ACADEMIC COLLOQUIUM CRITICALLY ASSESSING THE WORK OF THOMAS BERRY,
MAY 28-30, 2014, UNIVERSITY OF NORTH CAROLINA AT CHAPEL HILL
On May 28-30, the Center for Ecozoic Societies and the Relationality Seminar of Carolina Seminars of the University of North Carolina at Chapel Hill (UNC-CH) will co-sponsor a “Colloquium on the Work of Thomas Berry: Development, Difference, Importance, Applications.”
To our knowledge it is the first academic colloquium critically assessing the work of Thomas Berry. There are presently 27 people who have agreed to present in the Colloquium, including five invited to present Douglass Hunt Lectures (see article below).
The purpose of the Colloquium is to engage critically and creatively with Thomas Berry’s thought, as contained in his published and other written work, and to produce thorough assessments of it through scholarly and intellectual reflection and debate on the main dimensions of his work. The organizers believe this Colloquium offers the opportunity for a new initiative related to Thomas Berry’s work. The organizers ask presenters to move from straight commentary and appreciation of Berry’s work to the critical reception and re-articulation of his legacy as it bears on the real transitions needed. They see this process as a crucial ingredient in the very transition that Berry envisioned, from our current disastrous path to viable new life visions that make possible different organizations of society in the long run.
The organizers call for contributions that will:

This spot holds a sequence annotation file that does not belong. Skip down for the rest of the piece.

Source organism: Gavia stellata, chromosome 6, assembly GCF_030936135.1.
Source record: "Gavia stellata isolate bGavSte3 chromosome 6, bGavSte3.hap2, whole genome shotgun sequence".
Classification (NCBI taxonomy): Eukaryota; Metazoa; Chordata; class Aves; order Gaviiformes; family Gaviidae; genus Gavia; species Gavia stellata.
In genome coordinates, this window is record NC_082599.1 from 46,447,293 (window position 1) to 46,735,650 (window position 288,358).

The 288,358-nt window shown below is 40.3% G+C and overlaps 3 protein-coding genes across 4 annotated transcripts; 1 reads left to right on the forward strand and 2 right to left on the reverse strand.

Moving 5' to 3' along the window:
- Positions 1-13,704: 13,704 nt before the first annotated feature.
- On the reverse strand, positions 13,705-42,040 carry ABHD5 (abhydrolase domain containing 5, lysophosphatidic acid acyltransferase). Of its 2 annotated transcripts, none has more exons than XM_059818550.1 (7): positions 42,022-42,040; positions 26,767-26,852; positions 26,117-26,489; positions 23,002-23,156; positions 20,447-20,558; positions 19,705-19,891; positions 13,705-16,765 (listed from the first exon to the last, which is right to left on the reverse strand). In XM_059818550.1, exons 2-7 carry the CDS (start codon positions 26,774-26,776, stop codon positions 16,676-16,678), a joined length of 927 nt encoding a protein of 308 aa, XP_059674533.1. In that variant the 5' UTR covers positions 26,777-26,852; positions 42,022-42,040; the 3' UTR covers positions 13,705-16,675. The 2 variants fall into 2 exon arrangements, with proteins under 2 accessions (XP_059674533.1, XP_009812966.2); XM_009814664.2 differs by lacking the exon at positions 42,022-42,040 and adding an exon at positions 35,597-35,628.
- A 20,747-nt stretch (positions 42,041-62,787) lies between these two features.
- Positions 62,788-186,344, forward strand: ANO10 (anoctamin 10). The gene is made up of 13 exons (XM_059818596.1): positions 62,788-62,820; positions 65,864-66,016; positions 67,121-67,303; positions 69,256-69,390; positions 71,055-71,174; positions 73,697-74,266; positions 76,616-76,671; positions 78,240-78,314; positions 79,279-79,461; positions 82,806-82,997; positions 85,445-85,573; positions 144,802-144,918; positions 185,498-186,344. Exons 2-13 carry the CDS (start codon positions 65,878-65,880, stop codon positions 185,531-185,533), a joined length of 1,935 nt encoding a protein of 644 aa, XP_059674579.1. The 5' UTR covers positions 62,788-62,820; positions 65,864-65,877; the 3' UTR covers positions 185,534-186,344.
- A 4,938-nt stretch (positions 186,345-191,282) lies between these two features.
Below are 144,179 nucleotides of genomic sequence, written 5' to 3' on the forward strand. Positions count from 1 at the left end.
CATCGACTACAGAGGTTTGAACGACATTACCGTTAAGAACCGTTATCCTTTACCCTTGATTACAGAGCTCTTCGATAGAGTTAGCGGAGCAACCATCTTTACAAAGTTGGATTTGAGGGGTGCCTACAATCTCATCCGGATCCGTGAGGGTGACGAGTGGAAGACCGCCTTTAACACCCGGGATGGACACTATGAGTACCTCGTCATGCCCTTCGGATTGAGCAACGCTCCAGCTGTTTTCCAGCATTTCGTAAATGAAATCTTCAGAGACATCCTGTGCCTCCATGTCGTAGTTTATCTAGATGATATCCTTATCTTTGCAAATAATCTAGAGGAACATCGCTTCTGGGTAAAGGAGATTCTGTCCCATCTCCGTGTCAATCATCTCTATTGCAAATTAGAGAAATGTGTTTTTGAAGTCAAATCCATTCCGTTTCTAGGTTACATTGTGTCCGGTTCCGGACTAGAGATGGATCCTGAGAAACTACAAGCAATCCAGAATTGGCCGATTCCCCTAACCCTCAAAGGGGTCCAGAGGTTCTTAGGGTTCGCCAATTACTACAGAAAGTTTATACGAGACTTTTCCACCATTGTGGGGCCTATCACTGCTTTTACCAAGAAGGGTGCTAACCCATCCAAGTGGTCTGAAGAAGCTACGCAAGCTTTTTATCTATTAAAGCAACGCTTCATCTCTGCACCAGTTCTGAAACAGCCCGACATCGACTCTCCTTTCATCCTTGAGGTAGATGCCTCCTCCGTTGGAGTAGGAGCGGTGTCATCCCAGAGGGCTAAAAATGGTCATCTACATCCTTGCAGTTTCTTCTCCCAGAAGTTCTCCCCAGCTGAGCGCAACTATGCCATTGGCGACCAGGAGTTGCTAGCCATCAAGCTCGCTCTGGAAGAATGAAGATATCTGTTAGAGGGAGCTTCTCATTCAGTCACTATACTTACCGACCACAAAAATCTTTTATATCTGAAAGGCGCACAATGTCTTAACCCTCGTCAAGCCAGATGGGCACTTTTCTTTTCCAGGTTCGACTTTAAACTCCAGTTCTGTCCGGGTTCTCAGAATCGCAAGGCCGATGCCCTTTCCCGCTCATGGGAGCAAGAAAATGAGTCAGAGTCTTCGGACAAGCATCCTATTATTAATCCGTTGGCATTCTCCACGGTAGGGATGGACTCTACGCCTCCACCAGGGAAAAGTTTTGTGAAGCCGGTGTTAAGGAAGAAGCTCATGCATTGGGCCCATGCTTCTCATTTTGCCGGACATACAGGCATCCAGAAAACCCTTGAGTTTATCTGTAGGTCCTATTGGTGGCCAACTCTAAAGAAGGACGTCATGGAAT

• Situate Berry’s work within broader intellectual and social currents and contexts
• Review his ideas critically
• Assess his contributions to particular domains and establish conversations between Berry’s work and other fields or thinkers
• Analyze the contemporary relevance and potential applications of his work
• Develop further his key concepts concerning the main elements of the transition(s)
Participation in the Colloquium should take the form of scholarly papers, presentations and analyses; other formats of presentation (e.g., performances, art work, and testimonies) will be considered if they conform with the overall thrust of the event, that is, the systematic and critical analysis of Berry’s contributions to understanding the needed societal transitions.
The initial deadline for submitting abstracts for the Colloquium has passed, but the deadline has been extended to April 15. In addition, a limited number of people may participate in the Colloquium without presenting. Please let us know if you are interested in participating without presenting.